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Re: Bug#510415: tech-ctte: Qmail inclusion (or not) in Debian

On Tue, Jan 06, 2009 at 12:38:11AM +0000, Ian Jackson wrote:
> Joerg Jaspert writes ("Bug#510415: tech-ctte: Qmail inclusion (or not) in Debian"):
> > Criteria that speak against inclusion:
> > - no real upstream

> What is required is that _someone_ is able and prepared to act as
> upstream.  Is Gerrit Pape willing and able to do that ?  Does he have
> the skills and experience necessary for maintaining an MTA package
> written in a somewhat-strange C dialect ?  (I haven't looked into this
> question but it seems the one we need to ask.)

There's a team around 'netqmail' which is considered upstream nowadays,

Nevertheless, I do think I have the skills an experience to work with
the source in case upstream isn't responsible.

> This may seem like an unfair argument but I think it's valid: I think
> that if someone is so keen on Qmail that they want to add it to Debian,
> that in itself might well lead us to question their competence to deal
> with Internet email systems.

I've heard that before[*], but must confess, this still doesn't change
my mind.  I know that my opinion on some matters of the Internet mail
infrastructure are not in line with, it looks so, what most other people
in Debian think.  But I'm still of that opinion, and judge arguments
speaking against it differently, just as my arguments against the other
opinion are judged differently, or not properly understood.

[*] http://lists.debian.org/debian-devel/2008/12/msg00305.html
    and followups

I'm using qmail on Debian, providing unofficial packages through
http://smarden.org/pape/Debian/ and developing around qmail since ages.
After qmail was released into the public domain, I've been approached by
users, asking me to make the qmail packages available officially through
Debian/main.  That's what motivated me to adapt the existing package so
that they comply with the Debian policy, as the unofficial ones did
not completely.

> So at the minimum I would expect an explanation from the prospective
> maintainer.  Gerrit, can you supply a list of:
>   * Every criticism which (otherwise-) reasonable people have
>     levelled as a serious complaint against Qmail (and I don't
>     include just the complaints made by the ftpmasters);

>   * For each such criticism, what your opinion of it is and what
>     if anything you plan to do about it.

That's what I read from this thread, cut down to the minimum, criticisms
that seem to be release critical:

(1) delayed bounces.  By default, qmail first accepts mail injected into
the system on port 25, and, if it cannot be delivered, a separate bounce
message is injected.
(joerg, ian, russ)

(2) Andree's 'Qmail bugs and wishlist' page at
(joerg, kalle)

(3) How the suggested packages handle the 'newaliases' program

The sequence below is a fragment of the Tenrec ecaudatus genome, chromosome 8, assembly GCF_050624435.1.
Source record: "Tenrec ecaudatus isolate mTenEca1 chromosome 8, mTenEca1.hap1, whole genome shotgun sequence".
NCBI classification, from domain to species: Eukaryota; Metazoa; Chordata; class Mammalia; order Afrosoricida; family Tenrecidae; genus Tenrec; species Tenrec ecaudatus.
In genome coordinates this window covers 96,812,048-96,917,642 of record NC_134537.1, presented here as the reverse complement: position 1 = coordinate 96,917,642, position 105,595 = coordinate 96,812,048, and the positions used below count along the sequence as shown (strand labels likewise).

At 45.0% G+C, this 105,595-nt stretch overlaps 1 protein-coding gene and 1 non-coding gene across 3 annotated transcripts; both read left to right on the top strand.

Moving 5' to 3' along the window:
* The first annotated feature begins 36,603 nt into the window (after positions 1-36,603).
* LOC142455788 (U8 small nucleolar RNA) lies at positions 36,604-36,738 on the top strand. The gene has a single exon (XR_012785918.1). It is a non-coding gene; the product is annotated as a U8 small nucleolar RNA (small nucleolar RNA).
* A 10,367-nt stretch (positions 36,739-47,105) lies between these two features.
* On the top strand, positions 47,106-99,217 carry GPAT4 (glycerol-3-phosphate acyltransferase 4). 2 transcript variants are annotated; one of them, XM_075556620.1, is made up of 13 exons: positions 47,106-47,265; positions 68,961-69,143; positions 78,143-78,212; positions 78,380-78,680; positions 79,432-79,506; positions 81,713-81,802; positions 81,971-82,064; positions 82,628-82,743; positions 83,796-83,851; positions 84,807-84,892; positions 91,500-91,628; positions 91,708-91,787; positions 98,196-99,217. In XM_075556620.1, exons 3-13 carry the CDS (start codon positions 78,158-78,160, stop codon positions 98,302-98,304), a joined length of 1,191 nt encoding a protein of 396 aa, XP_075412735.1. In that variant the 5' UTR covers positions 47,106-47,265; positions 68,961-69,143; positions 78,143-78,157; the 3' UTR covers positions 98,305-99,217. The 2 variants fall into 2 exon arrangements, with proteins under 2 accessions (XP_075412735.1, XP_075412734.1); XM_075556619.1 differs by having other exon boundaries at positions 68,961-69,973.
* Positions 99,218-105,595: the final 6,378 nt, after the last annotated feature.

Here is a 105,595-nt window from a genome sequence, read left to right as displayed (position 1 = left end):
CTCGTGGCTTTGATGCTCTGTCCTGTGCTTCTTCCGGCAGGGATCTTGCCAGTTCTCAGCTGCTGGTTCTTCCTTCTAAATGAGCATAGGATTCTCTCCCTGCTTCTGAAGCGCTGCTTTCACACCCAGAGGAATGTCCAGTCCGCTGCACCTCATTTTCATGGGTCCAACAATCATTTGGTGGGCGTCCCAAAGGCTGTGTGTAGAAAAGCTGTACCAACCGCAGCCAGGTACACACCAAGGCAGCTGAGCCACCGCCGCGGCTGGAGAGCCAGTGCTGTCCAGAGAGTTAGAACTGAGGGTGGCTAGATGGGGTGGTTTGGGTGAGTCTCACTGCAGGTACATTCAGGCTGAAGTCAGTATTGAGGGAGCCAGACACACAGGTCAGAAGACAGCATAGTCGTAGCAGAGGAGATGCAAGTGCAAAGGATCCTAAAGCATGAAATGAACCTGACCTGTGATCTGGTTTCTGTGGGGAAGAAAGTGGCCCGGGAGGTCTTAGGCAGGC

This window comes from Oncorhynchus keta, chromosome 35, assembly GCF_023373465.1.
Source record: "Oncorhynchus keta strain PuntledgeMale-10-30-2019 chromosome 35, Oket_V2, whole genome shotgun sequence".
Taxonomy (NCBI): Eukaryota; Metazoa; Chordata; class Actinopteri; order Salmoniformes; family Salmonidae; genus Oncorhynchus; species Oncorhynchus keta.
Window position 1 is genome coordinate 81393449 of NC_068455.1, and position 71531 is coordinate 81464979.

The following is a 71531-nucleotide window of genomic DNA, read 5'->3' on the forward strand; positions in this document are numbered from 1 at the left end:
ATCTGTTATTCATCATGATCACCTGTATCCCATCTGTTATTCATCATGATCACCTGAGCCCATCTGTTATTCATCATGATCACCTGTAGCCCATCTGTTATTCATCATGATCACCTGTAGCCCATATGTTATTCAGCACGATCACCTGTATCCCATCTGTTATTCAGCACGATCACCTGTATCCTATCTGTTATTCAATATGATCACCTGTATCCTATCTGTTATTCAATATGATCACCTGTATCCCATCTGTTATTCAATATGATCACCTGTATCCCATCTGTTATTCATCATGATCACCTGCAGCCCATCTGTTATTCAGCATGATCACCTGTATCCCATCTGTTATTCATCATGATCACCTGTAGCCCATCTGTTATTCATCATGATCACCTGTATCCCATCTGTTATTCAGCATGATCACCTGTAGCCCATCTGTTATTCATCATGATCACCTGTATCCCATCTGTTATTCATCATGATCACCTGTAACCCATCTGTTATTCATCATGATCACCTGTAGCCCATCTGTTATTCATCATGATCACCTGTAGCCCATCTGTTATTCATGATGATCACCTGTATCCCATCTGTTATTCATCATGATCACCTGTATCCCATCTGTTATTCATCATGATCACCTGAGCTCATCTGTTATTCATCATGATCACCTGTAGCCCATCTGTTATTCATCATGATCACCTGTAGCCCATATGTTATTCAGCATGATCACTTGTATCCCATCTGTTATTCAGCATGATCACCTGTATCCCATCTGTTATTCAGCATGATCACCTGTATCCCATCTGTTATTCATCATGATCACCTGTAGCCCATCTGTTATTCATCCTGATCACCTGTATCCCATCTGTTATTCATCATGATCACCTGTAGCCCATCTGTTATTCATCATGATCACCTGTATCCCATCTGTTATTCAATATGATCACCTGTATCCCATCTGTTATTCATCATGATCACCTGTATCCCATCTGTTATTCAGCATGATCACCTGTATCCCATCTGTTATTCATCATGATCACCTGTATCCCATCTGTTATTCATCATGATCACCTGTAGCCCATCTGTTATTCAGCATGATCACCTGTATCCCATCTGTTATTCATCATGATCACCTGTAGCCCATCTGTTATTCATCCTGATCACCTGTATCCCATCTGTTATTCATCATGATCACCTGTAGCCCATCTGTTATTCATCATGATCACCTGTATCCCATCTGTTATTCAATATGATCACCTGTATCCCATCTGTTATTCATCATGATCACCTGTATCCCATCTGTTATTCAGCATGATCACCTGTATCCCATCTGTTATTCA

Other points like 'no upstream', 'FHS violation', 'better MTA already
available' don't seem to be issues or judged RC, and may be handled
through normal bug reports I think.

If I forgot additional criticisms, please followup and add to the list.

My opinion on

(1) while not agreeing completely (see beginning of the mail), after all
it's just fine with the RFCs, I'm okay with changing the packages so
that in the default install mail to unknown users received through SMTP
is rejected during the SMTP session, and doesn't cause a separate bounce

(2) Only 'Part I: Bugs' seems to be relevant
 1.1 doesn't apply.  The prospective packages follow 'Life with qmail'
 almost completely.
 1.2 see (1).
 1.3 qmail-qmtpd isn't enabled by default.  If enabled, it's considered
 a protocol to be used between machines that trust each other.
 1.4 doesn't apply.  Resource limits are set appropriately.
 2.1 I'd suggest not to change that, it's a good compromise between
 performance and reliability.
 2.2 qmail's MDA qmail-local doesn't override files on name collisions,
 but stops, and retries later.  If there's really mail loss, some MUA
 misses the required sanity checks.
 2.3 I fail to see the impact.
 3.1 I think it's a minor problem if at all, please see
 3.2 I think it's a minor problem if at all, please see
 3.3 It's news to be that MIME DSN's are mandatory these days, when has
 this changed (serious question)?  RFC1894, Abstract, starts with 'This
 memo defines a MIME content-type that may be used by a message'...
 3.4 Might be a bug, I didn't look into that deeply, didn't notice any
 impact yet.  pop3 isn't enabled by the prospective packages.

See also http://lists.debian.org/debian-devel/2008/12/msg00238.html

I'd prefer to not address any of these issues in the qmail packages.
The target audience of the packages are people using qmail because they
think it's the best choice for their security requirements.  One way to
achieve this level of security of qmail was that the code proved to be
secure over a very long time, without changing.  As soon as lots of
changes are introduced, the security, or reputation, may suffer.  I'd
like to only introduce patches where really necessary.

(3) I was of the opinion that a dependency chain to a packages that
provides the newliases program is enough to conform with the Debian
policy, and, since Recommends are install by default, recommending the
fastforward package is sufficient, while preserving flexibility.  I now
see that on systems where exim is installed as default MTA, installing
the fastforward package will result in a file conflict.  The packages
should be adapted, so that the qmail-run package provides the newaliases

Regards, Gerrit.

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